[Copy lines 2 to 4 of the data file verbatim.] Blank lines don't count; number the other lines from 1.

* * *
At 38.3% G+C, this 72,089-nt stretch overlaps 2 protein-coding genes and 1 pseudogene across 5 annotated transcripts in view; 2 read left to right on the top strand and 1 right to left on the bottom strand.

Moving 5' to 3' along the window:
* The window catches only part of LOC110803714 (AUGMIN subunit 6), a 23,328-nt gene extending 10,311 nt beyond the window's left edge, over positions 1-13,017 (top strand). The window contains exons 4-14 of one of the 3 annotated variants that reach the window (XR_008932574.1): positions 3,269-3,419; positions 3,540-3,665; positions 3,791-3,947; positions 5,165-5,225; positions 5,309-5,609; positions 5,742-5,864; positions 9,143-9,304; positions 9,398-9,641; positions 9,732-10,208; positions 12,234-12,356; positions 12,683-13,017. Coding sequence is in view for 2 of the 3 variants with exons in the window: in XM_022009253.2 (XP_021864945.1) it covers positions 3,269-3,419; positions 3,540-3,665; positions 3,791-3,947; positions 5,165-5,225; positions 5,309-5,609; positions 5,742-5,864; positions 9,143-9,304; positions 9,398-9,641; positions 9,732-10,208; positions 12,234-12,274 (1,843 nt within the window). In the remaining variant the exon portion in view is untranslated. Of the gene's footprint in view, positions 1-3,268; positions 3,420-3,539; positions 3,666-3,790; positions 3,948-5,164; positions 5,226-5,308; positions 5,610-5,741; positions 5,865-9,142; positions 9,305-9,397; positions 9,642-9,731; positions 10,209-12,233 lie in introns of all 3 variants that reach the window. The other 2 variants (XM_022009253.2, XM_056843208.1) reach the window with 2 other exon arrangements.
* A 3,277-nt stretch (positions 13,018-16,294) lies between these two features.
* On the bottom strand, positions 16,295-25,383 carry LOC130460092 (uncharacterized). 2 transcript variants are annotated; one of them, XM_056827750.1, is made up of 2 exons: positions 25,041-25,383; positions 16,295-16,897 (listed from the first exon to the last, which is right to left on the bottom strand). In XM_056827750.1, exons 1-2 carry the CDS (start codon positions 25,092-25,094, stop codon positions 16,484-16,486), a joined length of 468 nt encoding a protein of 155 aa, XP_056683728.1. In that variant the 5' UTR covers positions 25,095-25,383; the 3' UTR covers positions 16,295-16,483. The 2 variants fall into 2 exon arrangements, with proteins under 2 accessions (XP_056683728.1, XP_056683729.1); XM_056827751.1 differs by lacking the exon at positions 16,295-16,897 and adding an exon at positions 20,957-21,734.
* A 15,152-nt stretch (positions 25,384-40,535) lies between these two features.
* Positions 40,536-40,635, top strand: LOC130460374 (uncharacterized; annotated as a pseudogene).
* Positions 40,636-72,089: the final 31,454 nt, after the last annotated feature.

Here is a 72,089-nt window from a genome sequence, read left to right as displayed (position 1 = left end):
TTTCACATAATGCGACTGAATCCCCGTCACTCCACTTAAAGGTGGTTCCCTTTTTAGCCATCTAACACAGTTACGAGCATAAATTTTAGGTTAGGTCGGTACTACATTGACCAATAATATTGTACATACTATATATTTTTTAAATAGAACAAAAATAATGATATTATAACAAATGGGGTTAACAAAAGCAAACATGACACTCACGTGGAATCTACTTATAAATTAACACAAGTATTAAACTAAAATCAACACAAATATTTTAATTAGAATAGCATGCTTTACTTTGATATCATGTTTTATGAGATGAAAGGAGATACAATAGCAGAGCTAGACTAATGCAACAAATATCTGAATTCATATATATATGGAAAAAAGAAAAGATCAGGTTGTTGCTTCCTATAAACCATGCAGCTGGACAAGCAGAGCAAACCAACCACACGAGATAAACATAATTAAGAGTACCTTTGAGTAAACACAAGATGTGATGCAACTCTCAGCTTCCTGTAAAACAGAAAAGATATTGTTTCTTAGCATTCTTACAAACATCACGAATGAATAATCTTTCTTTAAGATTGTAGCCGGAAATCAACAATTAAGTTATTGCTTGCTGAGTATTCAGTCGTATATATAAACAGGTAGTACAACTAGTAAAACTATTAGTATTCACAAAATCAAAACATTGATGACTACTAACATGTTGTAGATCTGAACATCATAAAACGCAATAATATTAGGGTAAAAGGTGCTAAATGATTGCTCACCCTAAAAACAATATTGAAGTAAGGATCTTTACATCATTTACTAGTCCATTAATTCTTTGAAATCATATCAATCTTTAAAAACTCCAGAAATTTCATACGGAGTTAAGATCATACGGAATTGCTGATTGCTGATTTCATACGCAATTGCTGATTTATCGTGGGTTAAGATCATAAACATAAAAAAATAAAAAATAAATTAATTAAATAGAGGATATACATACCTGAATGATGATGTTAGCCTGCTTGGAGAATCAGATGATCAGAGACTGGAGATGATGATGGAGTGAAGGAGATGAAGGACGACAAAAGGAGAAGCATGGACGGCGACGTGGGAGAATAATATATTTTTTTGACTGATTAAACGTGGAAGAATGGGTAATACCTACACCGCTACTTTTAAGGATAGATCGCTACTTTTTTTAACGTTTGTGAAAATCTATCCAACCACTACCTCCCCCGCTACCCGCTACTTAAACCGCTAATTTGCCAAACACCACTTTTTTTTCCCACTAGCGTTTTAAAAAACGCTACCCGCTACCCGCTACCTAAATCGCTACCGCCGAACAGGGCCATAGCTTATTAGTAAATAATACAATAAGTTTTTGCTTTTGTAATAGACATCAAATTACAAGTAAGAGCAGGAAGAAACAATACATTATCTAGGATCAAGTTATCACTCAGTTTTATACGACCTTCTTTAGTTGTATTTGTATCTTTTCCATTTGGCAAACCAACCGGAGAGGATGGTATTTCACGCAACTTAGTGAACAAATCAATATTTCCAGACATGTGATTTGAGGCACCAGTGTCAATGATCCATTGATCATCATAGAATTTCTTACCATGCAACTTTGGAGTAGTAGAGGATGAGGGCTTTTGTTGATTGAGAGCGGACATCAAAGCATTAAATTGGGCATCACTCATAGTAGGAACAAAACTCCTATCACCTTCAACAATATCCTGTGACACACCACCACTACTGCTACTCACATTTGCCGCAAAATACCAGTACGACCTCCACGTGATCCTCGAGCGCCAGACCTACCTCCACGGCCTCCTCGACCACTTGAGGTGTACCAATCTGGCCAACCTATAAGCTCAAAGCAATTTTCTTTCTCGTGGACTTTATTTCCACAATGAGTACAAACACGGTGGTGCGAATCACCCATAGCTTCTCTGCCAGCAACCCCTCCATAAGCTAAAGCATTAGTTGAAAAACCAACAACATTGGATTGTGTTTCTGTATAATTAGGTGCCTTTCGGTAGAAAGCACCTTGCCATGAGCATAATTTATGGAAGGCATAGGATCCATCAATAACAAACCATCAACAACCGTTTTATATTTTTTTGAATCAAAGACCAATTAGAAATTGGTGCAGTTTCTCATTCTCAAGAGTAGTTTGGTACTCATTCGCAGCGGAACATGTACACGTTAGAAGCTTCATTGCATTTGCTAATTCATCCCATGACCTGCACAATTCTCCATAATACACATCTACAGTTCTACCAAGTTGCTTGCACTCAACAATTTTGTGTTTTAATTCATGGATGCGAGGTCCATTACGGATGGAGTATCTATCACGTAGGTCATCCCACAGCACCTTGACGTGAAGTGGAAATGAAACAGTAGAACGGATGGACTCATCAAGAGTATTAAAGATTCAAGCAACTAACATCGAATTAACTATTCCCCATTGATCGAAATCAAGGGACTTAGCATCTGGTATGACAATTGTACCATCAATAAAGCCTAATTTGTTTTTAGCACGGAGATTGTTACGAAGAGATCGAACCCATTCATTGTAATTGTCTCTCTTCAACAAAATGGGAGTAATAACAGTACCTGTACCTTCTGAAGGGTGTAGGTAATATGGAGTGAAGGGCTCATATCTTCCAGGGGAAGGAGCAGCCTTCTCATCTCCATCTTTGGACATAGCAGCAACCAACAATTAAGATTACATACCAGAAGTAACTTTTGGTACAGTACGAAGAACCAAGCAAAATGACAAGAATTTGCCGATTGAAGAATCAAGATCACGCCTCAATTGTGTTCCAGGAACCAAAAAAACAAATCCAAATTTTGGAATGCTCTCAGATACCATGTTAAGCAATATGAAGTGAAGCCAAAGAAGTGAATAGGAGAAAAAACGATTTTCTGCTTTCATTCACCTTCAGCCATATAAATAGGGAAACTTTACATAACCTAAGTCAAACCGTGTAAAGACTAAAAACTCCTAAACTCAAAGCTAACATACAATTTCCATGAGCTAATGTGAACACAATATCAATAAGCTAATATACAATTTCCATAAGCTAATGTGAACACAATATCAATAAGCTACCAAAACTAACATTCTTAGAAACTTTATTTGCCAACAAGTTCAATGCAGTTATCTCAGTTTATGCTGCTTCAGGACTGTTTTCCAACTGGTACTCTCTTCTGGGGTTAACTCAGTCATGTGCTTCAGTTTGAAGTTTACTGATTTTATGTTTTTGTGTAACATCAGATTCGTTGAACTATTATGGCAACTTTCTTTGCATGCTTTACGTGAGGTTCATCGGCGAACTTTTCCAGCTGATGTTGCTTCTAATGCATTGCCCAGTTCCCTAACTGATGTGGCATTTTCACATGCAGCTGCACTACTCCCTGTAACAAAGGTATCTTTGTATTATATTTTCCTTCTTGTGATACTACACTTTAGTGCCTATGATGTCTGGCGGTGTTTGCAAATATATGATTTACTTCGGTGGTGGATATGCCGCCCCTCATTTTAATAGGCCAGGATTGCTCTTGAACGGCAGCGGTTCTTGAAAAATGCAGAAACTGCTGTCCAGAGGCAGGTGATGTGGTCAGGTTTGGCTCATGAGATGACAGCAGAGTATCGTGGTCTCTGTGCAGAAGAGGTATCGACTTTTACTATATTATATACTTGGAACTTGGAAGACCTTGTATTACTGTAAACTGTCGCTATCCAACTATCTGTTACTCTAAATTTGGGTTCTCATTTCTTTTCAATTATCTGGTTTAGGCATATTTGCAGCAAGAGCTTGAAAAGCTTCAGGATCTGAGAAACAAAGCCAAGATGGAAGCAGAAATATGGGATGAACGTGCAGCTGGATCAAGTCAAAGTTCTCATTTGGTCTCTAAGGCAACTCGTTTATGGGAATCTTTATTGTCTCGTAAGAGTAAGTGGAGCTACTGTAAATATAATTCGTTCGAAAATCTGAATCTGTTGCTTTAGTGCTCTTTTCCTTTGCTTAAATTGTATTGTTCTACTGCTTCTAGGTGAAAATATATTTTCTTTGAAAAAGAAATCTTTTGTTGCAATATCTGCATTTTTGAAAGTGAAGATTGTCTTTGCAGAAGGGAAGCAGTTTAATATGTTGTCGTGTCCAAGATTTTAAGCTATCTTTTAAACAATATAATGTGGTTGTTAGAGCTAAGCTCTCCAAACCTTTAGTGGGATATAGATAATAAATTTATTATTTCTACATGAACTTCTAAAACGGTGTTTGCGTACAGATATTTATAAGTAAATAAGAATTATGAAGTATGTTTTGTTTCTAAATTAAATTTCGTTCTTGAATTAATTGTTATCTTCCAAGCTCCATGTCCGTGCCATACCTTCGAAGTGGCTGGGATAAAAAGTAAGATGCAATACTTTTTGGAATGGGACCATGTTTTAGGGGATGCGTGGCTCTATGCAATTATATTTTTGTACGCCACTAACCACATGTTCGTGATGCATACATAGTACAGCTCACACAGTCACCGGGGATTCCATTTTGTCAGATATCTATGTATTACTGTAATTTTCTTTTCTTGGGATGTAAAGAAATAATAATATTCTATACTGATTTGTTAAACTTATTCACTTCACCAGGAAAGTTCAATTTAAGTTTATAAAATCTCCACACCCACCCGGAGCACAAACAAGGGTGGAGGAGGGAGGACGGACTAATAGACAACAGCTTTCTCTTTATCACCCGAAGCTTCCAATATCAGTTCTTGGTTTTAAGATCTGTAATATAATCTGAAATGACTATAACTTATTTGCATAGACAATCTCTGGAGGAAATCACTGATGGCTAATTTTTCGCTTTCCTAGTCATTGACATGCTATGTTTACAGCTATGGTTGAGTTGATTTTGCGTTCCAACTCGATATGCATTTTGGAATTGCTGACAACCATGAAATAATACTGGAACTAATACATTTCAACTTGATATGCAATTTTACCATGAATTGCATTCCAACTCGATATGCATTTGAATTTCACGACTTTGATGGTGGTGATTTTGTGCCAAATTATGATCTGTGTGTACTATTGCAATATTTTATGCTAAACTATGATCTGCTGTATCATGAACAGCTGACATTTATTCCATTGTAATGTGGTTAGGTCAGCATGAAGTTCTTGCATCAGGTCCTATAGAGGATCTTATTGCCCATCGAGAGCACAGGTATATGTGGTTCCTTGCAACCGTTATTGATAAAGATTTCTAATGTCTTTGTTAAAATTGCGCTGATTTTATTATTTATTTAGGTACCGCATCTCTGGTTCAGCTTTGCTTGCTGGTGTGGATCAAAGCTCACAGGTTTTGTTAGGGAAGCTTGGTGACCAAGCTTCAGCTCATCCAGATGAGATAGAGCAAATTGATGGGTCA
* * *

Moving 5' to 3' along the window:
* The window catches only part of LOC110803714 (AUGMIN subunit 6), a 23,328-nt gene extending 10,311 nt beyond the window's left edge, over positions 1-13,017 (top strand). The window contains exons 4-14 of one of the 3 annotated variants that reach the window (XR_008932574.1): positions 3,269-3,419; positions 3,540-3,665; positions 3,791-3,947; positions 5,165-5,225; positions 5,309-5,609; positions 5,742-5,864; positions 9,143-9,304; positions 9,398-9,641; positions 9,732-10,208; positions 12,234-12,356; positions 12,683-13,017. Coding sequence is in view for 2 of the 3 variants with exons in the window: in XM_022009253.2 (XP_021864945.1) it covers positions 3,269-3,419; positions 3,540-3,665; positions 3,791-3,947; positions 5,165-5,225; positions 5,309-5,609; positions 5,742-5,864; positions 9,143-9,304; positions 9,398-9,641; positions 9,732-10,208; positions 12,234-12,274 (1,843 nt within the window). In the remaining variant the exon portion in view is untranslated. Of the gene's footprint in view, positions 1-3,268; positions 3,420-3,539; positions 3,666-3,790; positions 3,948-5,164; positions 5,226-5,308; positions 5,610-5,741; positions 5,865-9,142; positions 9,305-9,397; positions 9,642-9,731; positions 10,209-12,233 lie in introns of all 3 variants that reach the window. The other 2 variants (XM_022009253.2, XM_056843208.1) reach the window with 2 other exon arrangements.
* A 3,277-nt stretch (positions 13,018-16,294) lies between these two features.